Adding Muscle to Displays
For truly full-color displays, scientists at Swiss Federal Institute of Technology in Zurich have devised a technology that is based on tunable diffraction controlled by artificial “muscles.” The method uses pleated electroactive polymers that are plated with gold. When the muscles expand and contract under applied voltage, they change the diffraction pattern produced by a white light source, thereby enabling the selection of specific colors.
Using pleated, gold-plated polymers, researchers have constructed tunable diffraction gratings that broaden the color range of video display pixels. When the musclelike material expands and contracts under applied voltage, it changes the diffraction pattern, enabling the selection of specific colors. The round circles are images of the central spot of a pixel. Images courtesy of Manuel Aschwanden.
Standard displays are based on red-green-blue primary-color subpixels, with the intensity of each adjusted to create various colors. The eye, however, can see a wider range of color than this approach can reproduce.
To get around this problem, the investigators turned to diffraction. For a prototype pixel, they constructed tunable gratings of the pleated artificial muscles, which they coated with gold to increase reflectivity. They attached carbon electrodes to the muscles and shone white light on them. When they applied voltage, which in their first prototype was 4500 V, the muscles contracted in thickness and expanded in length and width. That altered the spacing between the membrane’s pleats, changing the diffraction angle and, thus, the location of specific colors.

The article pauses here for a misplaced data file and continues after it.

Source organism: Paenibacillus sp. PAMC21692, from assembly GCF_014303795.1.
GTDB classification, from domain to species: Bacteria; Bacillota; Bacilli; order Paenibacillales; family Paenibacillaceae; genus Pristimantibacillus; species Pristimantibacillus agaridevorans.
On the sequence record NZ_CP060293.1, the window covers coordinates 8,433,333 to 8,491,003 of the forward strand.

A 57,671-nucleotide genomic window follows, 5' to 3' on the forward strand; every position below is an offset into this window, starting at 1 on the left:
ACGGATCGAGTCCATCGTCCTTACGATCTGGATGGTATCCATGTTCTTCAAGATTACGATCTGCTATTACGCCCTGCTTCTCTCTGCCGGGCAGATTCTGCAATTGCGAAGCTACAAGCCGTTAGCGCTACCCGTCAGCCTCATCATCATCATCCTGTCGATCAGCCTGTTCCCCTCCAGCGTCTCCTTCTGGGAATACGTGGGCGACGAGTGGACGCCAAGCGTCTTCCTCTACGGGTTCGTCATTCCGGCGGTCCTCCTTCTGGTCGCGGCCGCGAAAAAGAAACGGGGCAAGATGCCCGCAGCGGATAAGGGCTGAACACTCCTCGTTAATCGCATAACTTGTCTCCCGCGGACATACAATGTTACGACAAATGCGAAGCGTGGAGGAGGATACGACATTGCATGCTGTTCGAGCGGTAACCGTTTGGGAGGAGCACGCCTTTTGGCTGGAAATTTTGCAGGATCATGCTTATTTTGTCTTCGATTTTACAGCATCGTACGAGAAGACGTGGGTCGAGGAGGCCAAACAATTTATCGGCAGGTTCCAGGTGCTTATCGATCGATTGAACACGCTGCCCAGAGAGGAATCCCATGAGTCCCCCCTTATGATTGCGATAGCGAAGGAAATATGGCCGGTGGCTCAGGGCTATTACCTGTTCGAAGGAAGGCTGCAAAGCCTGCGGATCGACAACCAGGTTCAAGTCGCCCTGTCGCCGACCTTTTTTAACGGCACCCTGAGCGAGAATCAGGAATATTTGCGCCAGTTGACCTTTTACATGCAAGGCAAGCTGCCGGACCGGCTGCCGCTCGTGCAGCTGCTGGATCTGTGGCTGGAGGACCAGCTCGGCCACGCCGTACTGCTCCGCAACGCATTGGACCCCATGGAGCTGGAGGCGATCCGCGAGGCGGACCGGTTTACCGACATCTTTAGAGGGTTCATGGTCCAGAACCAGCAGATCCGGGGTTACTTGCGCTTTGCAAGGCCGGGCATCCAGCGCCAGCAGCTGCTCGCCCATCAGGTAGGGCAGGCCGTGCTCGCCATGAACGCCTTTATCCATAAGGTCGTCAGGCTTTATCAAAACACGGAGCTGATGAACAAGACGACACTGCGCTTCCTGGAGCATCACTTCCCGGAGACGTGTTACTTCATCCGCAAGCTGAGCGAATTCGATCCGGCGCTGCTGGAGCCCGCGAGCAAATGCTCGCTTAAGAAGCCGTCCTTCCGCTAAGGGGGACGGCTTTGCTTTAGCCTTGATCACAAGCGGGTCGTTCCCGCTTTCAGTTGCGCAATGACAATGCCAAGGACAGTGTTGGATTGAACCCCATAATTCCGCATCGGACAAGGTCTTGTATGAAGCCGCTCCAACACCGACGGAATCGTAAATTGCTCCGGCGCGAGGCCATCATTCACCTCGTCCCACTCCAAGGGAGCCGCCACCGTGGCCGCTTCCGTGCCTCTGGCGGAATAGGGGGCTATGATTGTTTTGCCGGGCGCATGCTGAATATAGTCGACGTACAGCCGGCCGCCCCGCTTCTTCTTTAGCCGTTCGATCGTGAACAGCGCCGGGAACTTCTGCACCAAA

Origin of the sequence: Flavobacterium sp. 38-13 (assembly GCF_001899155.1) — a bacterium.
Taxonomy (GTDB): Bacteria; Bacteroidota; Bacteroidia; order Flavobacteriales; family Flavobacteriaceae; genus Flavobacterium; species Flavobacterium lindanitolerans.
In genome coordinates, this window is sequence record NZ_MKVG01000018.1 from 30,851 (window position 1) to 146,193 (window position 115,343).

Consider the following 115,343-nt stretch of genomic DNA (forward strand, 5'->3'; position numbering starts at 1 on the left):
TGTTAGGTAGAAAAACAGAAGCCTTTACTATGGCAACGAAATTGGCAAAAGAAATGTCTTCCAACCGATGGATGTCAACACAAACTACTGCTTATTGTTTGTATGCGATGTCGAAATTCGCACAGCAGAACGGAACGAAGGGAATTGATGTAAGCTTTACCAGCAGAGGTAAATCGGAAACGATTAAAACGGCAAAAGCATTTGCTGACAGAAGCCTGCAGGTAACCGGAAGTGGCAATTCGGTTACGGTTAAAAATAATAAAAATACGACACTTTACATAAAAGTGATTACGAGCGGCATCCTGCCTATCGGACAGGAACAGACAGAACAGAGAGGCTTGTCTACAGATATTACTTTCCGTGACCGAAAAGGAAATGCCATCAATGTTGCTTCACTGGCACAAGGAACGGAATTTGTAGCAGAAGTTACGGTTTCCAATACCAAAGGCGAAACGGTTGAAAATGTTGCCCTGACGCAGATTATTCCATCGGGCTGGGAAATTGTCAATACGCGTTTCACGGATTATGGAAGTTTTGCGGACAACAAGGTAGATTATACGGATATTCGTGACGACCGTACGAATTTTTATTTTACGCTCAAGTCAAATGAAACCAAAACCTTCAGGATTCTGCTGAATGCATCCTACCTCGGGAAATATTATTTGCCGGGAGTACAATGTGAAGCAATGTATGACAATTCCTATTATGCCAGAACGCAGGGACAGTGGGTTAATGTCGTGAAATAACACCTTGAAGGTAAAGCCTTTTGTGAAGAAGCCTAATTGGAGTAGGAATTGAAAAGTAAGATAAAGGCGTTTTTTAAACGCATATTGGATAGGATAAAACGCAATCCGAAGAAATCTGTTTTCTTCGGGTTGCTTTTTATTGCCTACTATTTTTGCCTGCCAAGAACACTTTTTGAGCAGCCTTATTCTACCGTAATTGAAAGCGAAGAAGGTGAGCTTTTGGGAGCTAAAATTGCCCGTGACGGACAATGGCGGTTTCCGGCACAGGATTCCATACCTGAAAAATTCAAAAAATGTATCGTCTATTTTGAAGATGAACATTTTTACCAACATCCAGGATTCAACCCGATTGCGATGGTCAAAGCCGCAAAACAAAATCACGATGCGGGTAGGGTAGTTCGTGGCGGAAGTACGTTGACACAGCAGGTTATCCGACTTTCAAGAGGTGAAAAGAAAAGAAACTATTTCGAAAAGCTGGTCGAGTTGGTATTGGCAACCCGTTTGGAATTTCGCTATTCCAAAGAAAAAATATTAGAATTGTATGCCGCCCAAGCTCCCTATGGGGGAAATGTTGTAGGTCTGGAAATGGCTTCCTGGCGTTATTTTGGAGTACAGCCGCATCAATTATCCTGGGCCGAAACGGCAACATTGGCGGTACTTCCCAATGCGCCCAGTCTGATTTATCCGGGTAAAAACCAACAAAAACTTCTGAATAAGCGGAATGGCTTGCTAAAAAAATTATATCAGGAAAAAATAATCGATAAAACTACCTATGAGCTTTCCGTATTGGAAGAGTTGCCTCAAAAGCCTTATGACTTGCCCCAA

In a composite of three images, the background is an image of the electrode array. At the intersection of the carbon black electrodes are individual tunable gratings. The color images show the difference in pixel presentation when the applied voltage changes from 0 to 350 V. The brown image (below left) is an atomic force microscope image of the polymeric diffraction grating.
In a fully realized system, there also would be a fixed hole through which the diffracted light would pass, thereby selecting a given color for that pixel. Three such tunable gratings at every location would enable the creation of all the colors the eye could see. Manuel Aschwanden, a nanotechnologist at the institute, said that the number of required gratings potentially could be reduced to two, if they could increase the tuning range enough.
He noted that the smallest prototype they have constructed thus far comprised 75-μm-wide polymers, and that the technology can compete with conventional LCDs in pixel size. “If the illumination can be integrated, then a flat panel display is feasible,” he said.
Before the prototype can be turned into a commercial product, however, a number of problems must be solved. One is the light source, which must produce true white light and not a composite. The researchers believe that LED technology could be used for this purpose.
In addition, the response time of the artificial muscles must be improved, although Aschwanden does not see this as the chief issue. “The biggest problem is the voltage,” he said.
The group now has prototypes that work with as little as 300 V. That figure must be cut by more than half — to 120 V — before a consumer product can be considered. Aschwanden estimated that, with the right amount of interest and financial backing, commercialization could take only eight years.
- As a wavefront of light passes by an opaque edge or through an opening, secondary weaker wavefronts are generated, apparently originating at that edge. These secondary wavefronts will interfere with the primary wavefront as well as with each other to form various diffraction patterns.
- Contraction of "picture element." A small element of a scene, often the smallest resolvable area, in which an average brightness value is determined and used to represent that portion of the scene. Pixels are arranged in a rectangular array to form a complete image.
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